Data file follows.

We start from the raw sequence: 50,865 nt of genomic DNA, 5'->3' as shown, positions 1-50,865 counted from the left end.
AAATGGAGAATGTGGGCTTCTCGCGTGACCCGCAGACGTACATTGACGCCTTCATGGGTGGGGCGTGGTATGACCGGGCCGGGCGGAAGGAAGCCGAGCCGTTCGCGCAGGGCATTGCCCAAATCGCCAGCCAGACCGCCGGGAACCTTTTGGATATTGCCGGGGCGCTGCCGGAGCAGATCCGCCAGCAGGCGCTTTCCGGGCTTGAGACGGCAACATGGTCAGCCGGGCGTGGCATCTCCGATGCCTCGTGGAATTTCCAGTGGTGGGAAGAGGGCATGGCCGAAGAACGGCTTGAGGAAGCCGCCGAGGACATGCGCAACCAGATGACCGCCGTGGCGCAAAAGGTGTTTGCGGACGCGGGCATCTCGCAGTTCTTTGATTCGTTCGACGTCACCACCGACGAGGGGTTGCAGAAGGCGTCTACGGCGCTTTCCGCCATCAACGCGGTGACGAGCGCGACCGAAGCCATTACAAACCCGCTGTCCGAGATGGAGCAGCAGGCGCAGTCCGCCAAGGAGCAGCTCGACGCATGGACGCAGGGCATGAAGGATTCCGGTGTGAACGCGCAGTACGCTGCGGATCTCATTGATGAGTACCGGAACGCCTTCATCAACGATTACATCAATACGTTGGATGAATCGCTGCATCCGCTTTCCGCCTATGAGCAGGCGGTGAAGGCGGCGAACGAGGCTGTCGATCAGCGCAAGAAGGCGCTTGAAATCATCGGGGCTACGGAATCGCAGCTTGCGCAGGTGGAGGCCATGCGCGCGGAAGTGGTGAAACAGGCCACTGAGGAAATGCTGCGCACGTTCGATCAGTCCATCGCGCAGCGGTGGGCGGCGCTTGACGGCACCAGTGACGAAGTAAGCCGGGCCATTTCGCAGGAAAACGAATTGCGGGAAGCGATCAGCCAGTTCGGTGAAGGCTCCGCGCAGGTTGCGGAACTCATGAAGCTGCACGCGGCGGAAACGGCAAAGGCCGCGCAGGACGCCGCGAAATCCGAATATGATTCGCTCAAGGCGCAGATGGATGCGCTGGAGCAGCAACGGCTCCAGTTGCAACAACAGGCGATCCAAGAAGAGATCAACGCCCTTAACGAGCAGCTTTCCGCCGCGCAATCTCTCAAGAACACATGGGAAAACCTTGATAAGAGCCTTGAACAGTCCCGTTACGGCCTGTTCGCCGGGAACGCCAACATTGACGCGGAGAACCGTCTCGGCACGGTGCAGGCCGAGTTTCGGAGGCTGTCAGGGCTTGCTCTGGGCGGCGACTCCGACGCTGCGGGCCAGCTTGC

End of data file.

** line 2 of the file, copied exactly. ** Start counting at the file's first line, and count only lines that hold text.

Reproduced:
AAATGGAGAATGTGGGCTTCTCGCGTGACCCGCAGACGTACATTGACGCCTTCATGGGTGGGGCGTGGTATGACCGGGCCGGGCGGAAGGAAGCCGAGCCGTTCGCGCAGGGCATTGCCCAAATCGCCAGCCAGACCGCCGGGAACCTTTTGGATATTGCCGGGGCGCTGCCGGAGCAGATCCGCCAGCAGGCGCTTTCCGGGCTTGAGACGGCAACATGGTCAGCCGGGCGTGGCATCTCCGATGCCTCGTGGAATTTCCAGTGGTGGGAAGAGGGCATGGCCGAAGAACGGCTTGAGGAAGCCGCCGAGGACATGCGCAACCAGATGACCGCCGTGGCGCAAAAGGTGTTTGCGGACGCGGGCATCTCGCAGTTCTTTGATTCGTTCGACGTCACCACCGACGAGGGGTTGCAGAAGGCGTCTACGGCGCTTTCCGCCATCAACGCGGTGACGAGCGCGACCGAAGCCATTACAAACCCGCTGTCCGAGATGGAGCAGCAGGCGCAGTCCGCCAAGGAGCAGCTCGACGCATGGACGCAGGGCATGAAGGATTCCGGTGTGAACGCGCAGTACGCTGCGGATCTCATTGATGAGTACCGGAACGCCTTCATCAACGATTACATCAATACGTTGGATGAATCGCTGCATCCGCTTTCCGCCTATGAGCAGGCGGTGAAGGCGGCGAACGAGGCTGTCGATCAGCGCAAGAAGGCGCTTGAAATCATCGGGGCTACGGAATCGCAGCTTGCGCAGGTGGAGGCCATGCGCGCGGAAGTGGTGAAACAGGCCACTGAGGAAATGCTGCGCACGTTCGATCAGTCCATCGCGCAGCGGTGGGCGGCGCTTGACGGCACCAGTGACGAAGTAAGCCGGGCCATTTCGCAGGAAAACGAATTGCGGGAAGCGATCAGCCAGTTCGGTGAAGGCTCCGCGCAGGTTGCGGAACTCATGAAGCTGCACGCGGCGGAAACGGCAAAGGCCGCGCAGGACGCCGCGAAATCCGAATATGATTCGCTCAAGGCGCAGATGGATGCGCTGGAGCAGCAACGGCTCCAGTTGCAACAACAGGCGATCCAAGAAGAGATCAACGCCCTTAACGAGCAGCTTTCCGCCGCGCAATCTCTCAAGAACACATGGGAAAACCTTGATAAGAGCCTTGAACAGTCCCGTTACGGCCTGTTCGCCGGGAACGCCAACATTGACGCGGAGAACCGTCTCGGCACGGTGCAGGCCGAGTTTCGGAGGCTGTCAGGGCTTGCTCTGGGCGGCGACTCCGACGCTGCGGGCCAGCTTGC